The family in "Parental Guidance," as the oldest daughter Harper (Bailee Madison) points out, is "so beyond weird." One son plays in a baseball league where there is no score and no strikeouts. The youngest has an imaginary friend. And one rule in the house is that any putdown must immediately be followed by three compliments. Despite all these quirks, they're a family that's generally not that interesting -- but they're not one that you necessarily have to avoid like the plague.
Billy Crystal plays Artie, a minor league baseball announcer who seems a lot better at his job than his lack of career success would indicate. When his uptight daughter (Marisa Tomei) has to leave town for her husband's (a ghoulishly-aged Tom Everett Scott) job, Artie and his wife Diane (Bette Midler) offer to babysit their aforementioned weirdo grandchildren. In their attempt to not remain the "other grandparents," Artie and Diane try loosening the kids up by introducing them to such exciting things as cake, fighting and cocktail dresses.
The kids (especially the youngest, Barker, who's irredeemably annoying in his adventures with Carl, his imaginary friend) don't offer much to the movie's attempts at humor, though Madison is appropriately cute and sometimes a little heartbreaking as try-hard violinist Harper. The high-tech house provides a few gags, almost all of which were executed better in the Disney Channel original movie "Smart House." With Midler given almost nothing to do, it's up to Crystal to pick up the slack, which he does on occasion, though it's the same shtick that anyone who has seen him once already knows. But the kiddies will enjoy it, and for parents, while it isn't close to the multi-generational genius of the Pixar films, it also isn't a movie that will make you gouge your eyes out and fear for your children's future taste in art.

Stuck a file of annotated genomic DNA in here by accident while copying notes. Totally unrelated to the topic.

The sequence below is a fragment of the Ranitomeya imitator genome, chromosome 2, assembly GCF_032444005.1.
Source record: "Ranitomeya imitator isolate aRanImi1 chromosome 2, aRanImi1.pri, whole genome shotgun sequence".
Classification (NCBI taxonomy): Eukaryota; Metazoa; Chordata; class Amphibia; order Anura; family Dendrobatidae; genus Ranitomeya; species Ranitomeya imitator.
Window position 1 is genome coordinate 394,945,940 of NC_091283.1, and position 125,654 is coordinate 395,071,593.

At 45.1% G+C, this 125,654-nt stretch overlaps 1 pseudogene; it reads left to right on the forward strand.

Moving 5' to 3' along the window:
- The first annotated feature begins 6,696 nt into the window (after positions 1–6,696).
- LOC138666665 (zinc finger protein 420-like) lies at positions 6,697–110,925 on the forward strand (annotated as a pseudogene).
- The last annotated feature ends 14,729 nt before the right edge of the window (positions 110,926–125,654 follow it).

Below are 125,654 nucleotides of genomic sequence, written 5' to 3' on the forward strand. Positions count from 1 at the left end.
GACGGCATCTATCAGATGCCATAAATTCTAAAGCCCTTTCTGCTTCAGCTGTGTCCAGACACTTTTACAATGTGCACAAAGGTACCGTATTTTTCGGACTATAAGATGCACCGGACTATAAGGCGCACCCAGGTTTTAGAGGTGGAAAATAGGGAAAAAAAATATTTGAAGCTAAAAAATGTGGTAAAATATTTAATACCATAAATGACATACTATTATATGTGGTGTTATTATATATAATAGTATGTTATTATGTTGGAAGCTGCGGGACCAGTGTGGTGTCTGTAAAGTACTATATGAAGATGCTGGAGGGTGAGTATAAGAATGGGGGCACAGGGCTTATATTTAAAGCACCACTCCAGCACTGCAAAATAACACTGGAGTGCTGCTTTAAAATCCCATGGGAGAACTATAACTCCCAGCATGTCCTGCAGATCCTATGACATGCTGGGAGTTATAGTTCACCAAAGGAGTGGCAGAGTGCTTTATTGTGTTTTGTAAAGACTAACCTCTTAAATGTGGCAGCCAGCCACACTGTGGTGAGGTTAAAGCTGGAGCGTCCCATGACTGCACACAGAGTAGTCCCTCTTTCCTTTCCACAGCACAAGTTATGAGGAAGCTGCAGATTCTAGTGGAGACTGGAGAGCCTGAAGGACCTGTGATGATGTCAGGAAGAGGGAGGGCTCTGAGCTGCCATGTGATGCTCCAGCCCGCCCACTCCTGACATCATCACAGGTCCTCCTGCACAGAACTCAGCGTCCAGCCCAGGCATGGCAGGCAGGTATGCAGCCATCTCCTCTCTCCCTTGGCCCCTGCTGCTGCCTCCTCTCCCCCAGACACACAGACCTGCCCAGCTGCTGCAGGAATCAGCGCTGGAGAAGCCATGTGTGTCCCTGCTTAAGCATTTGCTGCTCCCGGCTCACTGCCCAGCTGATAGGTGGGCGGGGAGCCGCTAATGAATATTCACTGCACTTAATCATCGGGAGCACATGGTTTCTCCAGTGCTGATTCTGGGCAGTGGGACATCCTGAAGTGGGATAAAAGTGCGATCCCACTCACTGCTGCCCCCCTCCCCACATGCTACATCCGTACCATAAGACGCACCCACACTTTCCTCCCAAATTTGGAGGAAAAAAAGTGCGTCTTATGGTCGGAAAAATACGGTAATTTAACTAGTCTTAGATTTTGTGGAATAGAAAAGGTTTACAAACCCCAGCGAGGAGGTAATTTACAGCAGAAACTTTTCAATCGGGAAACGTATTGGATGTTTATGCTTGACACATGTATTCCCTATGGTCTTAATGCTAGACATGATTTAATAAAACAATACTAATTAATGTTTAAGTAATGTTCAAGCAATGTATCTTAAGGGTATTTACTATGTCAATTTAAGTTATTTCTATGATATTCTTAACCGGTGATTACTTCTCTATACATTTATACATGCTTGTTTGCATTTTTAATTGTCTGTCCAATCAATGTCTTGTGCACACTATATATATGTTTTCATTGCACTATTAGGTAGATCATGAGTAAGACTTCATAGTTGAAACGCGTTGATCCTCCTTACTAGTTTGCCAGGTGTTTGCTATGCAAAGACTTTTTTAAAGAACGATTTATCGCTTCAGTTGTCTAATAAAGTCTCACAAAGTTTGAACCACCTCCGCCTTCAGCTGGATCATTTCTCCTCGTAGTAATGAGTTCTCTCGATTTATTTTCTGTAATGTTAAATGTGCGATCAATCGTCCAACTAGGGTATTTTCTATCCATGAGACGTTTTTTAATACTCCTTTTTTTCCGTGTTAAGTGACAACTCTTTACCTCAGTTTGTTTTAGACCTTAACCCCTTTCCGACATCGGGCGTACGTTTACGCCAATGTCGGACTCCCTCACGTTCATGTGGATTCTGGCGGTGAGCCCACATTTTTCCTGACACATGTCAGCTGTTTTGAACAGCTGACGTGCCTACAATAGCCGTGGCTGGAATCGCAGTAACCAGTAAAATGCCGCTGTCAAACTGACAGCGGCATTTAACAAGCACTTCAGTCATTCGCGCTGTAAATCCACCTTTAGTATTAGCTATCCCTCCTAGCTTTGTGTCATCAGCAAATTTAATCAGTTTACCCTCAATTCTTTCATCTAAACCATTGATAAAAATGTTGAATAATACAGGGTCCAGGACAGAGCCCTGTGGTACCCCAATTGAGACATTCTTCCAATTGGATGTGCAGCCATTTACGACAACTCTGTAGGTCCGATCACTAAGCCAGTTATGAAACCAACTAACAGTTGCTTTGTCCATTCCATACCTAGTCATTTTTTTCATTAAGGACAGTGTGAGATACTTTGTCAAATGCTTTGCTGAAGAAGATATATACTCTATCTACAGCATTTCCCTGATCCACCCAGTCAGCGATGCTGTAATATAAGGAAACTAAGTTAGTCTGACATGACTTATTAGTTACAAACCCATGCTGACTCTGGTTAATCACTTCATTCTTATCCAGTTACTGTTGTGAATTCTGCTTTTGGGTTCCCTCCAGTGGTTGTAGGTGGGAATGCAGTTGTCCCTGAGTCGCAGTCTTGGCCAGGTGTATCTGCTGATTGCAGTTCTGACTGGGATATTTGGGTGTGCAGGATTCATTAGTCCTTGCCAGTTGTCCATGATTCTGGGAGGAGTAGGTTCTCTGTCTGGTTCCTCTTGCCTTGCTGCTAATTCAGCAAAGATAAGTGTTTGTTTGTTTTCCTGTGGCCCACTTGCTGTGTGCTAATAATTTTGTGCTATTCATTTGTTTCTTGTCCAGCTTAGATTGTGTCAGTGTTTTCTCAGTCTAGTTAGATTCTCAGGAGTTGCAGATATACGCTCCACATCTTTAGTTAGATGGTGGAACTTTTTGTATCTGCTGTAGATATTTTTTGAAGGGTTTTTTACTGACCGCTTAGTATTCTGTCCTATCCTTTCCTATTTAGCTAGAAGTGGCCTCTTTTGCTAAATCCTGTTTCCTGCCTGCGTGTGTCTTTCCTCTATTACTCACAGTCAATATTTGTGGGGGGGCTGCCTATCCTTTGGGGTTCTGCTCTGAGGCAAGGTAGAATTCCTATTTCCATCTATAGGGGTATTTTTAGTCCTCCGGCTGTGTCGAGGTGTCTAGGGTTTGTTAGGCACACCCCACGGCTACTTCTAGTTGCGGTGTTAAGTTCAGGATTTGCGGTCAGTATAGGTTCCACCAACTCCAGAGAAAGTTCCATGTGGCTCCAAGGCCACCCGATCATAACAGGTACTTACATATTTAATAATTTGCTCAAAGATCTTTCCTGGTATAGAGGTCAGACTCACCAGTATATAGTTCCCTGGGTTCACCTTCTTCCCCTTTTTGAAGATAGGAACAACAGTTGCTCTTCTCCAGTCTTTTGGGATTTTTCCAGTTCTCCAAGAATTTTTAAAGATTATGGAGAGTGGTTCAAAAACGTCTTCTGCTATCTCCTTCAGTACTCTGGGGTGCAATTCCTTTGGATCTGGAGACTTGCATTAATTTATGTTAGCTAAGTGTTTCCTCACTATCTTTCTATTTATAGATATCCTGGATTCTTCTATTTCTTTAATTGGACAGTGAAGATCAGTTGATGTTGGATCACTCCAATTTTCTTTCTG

Unless you're afraid of pee, poop and vomit gags, because yeah, there are one or two of those. GRADE: C
If the uncomfortableness in Christian Petzold's "Barbara" is any indication, East Germany wasn't that fun in 1980, especially for people like the titular character. After being exiled from her cushy job in East Berlin after applying for an exit visa from East Germany, Barbara (played with icy restraint by Nina Hoss) is forced to go to a rinky-dink pediatric hospital in a small town. She's constantly harassed by the Stasi, the East German secret police who almost take joy in the numerous apartment and body cavity searches to which they subject her. Barbara dreams of meeting up with her lover in West Germany, even though a random clearing in the woods is apparently bed enough for them on the off chance they see each other.
While being just 105 minutes long, "Barbara" (which is Germany's entry to the Best Foreign Film category for the Oscars) moves along at an occasionally frustrating glacial pace, choosing to depict the subtle horrors of the Iron Curtain rather than the explicit ones. It takes a while for Barbara's supervisor Dr. Reiser (Ronald Zehrfeld) to come around to recognize Barbara's skill and good heart, with the way she treats Stella, a sick girl from a youth work camp, being the impetus for both his respect and the inevitable boyish crush. You never really know where the story's dramatic arc is going until the final 20 minutes, which illuminate the first 80 more than you would have realized. It's then when you can really see Barbara's character, as well as the fact that even in the face of brutal oppression, hope and humanity always remains. GRADE: B
-- PETER MCQUAID